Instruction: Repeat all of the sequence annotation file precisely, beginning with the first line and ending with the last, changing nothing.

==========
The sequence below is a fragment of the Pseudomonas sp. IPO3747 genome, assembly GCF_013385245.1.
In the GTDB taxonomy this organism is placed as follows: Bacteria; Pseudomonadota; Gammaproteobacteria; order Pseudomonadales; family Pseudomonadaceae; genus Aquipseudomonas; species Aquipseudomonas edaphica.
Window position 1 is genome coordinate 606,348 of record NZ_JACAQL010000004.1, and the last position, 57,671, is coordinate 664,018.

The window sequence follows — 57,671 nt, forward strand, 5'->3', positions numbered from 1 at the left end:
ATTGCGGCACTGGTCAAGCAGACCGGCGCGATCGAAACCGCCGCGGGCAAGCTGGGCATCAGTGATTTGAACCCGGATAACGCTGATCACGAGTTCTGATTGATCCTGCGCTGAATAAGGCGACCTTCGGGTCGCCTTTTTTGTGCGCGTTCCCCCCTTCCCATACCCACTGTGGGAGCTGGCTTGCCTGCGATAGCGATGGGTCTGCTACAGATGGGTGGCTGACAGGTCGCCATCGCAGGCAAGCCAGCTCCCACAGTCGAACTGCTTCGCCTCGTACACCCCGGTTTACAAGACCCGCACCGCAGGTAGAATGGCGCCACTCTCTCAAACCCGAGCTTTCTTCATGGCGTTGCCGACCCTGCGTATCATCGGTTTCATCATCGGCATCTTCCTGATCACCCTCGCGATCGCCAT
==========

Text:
The sequence below is a fragment of the Pseudomonas sp. IPO3747 genome, assembly GCF_013385245.1.
In the GTDB taxonomy this organism is placed as follows: Bacteria; Pseudomonadota; Gammaproteobacteria; order Pseudomonadales; family Pseudomonadaceae; genus Aquipseudomonas; species Aquipseudomonas edaphica.
Window position 1 is genome coordinate 606,348 of record NZ_JACAQL010000004.1, and the last position, 57,671, is coordinate 664,018.

The window sequence follows — 57,671 nt, forward strand, 5'->3', positions numbered from 1 at the left end:
ATTGCGGCACTGGTCAAGCAGACCGGCGCGATCGAAACCGCCGCGGGCAAGCTGGGCATCAGTGATTTGAACCCGGATAACGCTGATCACGAGTTCTGATTGATCCTGCGCTGAATAAGGCGACCTTCGGGTCGCCTTTTTTGTGCGCGTTCCCCCCTTCCCATACCCACTGTGGGAGCTGGCTTGCCTGCGATAGCGATGGGTCTGCTACAGATGGGTGGCTGACAGGTCGCCATCGCAGGCAAGCCAGCTCCCACAGTCGAACTGCTTCGCCTCGTACACCCCGGTTTACAAGACCCGCACCGCAGGTAGAATGGCGCCACTCTCTCAAACCCGAGCTTTCTTCATGGCGTTGCCGACCCTGCGTATCATCGGTTTCATCATCGGCATCTTCCTGATCACCCTCGCGATCGCCAT